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Specific affinity and relative abundance of methanogens in acclimated anaerobic sludge treating low-strength wastewater

  • Liyuan Hou
  • Nick Griswold
  • Junyuan JiEmail author
  • Zhiqiang HuEmail author
Applied microbial and cell physiology

Abstract

Kinetic parameters affecting effluent water quality including half saturation constant (Ks), maximum specific growth rate (μmax), and specific affinity (\( {a}_A^0 \), defined as μmax/Ks) were investigated using three types of anaerobic sludge (raw anaerobic digestion sludge referred to as unacclimated sludge, unacclimated sludge after endogenous decay, and sludge acclimated to low-strength wastewater in an anaerobic membrane bioreactor (AnMBR) for 360 days). Long-term acclimation to low-strength wastewater resulted in sludge with high specific affinity (1.6 × 10−3 L/mg COD/day for acclimated sludge compared to 4.1 × 10−4 L/mg COD/day for unacclimated sludge). The μmax values for unacclimated sludge and acclimated sludge were 0.08 and 0.07 day−1, respectively. The Ks values for unacclimated sludge and acclimated sludge were 194 ± 81 mg COD/L and 45 ± 13 mg COD/L, respectively. Although the Ks of unacclimated sludge after endogenous decay increased to 772 ± 74 mg COD/L, μmax increased to 0.35 day−1 as well, resulting in no statistically significant difference of \( {a}_A^0 \) between the two types of unacclimated sludge. Overall, \( {a}_A^0 \) is a better indicator than μmax or Ks alone for determining effluent water quality, as effluent substrate concentration is approximately inversely proportional to the specific affinity. 16S rRNA sequencing data analysis indicated a high abundance (85.8% of total archaea) of Methanosaeta in the microbial community after long-term acclimation. High \( {a}_A^0 \) associated with the enrichment of Methanosaeta appears to ensure successful anaerobic treatment of low-strength wastewater.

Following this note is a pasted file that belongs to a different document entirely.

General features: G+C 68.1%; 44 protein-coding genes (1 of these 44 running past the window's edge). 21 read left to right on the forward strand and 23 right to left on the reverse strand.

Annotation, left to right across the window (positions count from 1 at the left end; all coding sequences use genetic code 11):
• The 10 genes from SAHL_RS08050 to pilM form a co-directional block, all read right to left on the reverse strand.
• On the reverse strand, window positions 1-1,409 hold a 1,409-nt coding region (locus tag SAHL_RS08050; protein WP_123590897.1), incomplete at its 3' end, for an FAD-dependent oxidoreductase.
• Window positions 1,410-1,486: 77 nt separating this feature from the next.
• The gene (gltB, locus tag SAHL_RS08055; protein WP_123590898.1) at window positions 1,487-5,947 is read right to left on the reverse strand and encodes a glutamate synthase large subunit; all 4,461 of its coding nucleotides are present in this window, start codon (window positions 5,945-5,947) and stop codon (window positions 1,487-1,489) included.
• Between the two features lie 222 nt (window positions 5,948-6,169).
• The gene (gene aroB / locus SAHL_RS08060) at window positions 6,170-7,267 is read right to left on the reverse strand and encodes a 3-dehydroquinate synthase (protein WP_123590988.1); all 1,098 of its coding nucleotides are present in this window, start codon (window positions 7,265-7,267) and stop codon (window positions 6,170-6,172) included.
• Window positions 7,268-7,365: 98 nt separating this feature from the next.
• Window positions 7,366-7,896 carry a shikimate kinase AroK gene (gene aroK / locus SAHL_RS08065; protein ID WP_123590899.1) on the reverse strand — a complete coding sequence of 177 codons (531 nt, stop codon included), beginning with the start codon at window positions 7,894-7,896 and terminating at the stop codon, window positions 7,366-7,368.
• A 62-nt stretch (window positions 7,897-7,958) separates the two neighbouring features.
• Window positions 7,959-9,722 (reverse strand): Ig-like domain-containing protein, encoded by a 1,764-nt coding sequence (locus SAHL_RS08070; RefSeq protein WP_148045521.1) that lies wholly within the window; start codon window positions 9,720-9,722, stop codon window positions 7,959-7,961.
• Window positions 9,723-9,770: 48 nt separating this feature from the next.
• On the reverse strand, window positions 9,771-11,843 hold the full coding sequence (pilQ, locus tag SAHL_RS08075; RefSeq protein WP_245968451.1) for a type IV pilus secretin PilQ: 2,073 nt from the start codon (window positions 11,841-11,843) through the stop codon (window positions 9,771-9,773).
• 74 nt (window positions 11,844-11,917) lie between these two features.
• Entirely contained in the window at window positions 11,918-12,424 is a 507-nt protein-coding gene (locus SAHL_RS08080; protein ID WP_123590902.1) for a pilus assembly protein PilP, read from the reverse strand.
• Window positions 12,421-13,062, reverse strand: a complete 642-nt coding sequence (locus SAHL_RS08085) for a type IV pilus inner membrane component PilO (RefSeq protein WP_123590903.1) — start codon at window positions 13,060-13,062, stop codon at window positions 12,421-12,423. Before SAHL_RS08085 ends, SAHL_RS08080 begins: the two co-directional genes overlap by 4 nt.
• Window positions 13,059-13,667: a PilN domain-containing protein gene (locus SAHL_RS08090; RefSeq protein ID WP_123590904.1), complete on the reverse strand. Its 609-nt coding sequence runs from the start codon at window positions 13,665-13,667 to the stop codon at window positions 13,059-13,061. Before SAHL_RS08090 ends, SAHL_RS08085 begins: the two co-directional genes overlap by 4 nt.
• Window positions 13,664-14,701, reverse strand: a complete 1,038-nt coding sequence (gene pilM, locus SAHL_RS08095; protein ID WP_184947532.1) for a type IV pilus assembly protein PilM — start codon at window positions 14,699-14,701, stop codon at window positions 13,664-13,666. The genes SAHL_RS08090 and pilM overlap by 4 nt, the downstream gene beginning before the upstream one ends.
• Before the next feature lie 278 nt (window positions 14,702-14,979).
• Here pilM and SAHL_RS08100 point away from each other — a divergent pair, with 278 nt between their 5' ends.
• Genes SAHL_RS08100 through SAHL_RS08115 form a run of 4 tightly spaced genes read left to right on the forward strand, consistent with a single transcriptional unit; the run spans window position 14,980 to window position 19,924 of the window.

Keywords

Affinity Methanogens Specific affinity Anaerobic wastewater treatment Acclimated sludge Methanosaeta 

Notes

Compliance with ethical standards

Conflict of interest

The authors declare that they have no conflict of interest.

Ethical approval

This article does not contain any studies with human participants or animals performed by any of the authors.

Supplementary material

253_2019_10149_MOESM1_ESM.pdf (556 kb)
ESM 1 (PDF 555 kb).

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Copyright information

© Springer-Verlag GmbH Germany, part of Springer Nature 2019

Authors and Affiliations

  1. 1.Department of Civil and Environmental EngineeringUniversity of MissouriColumbiaUSA
  2. 2.Key Laboratory of Marine Environment and Ecology, Ministry of EducationOcean University of ChinaQingdaoChina
  3. 3.College of Environmental Science and EngineeringOcean University of ChinaQingdaoChina

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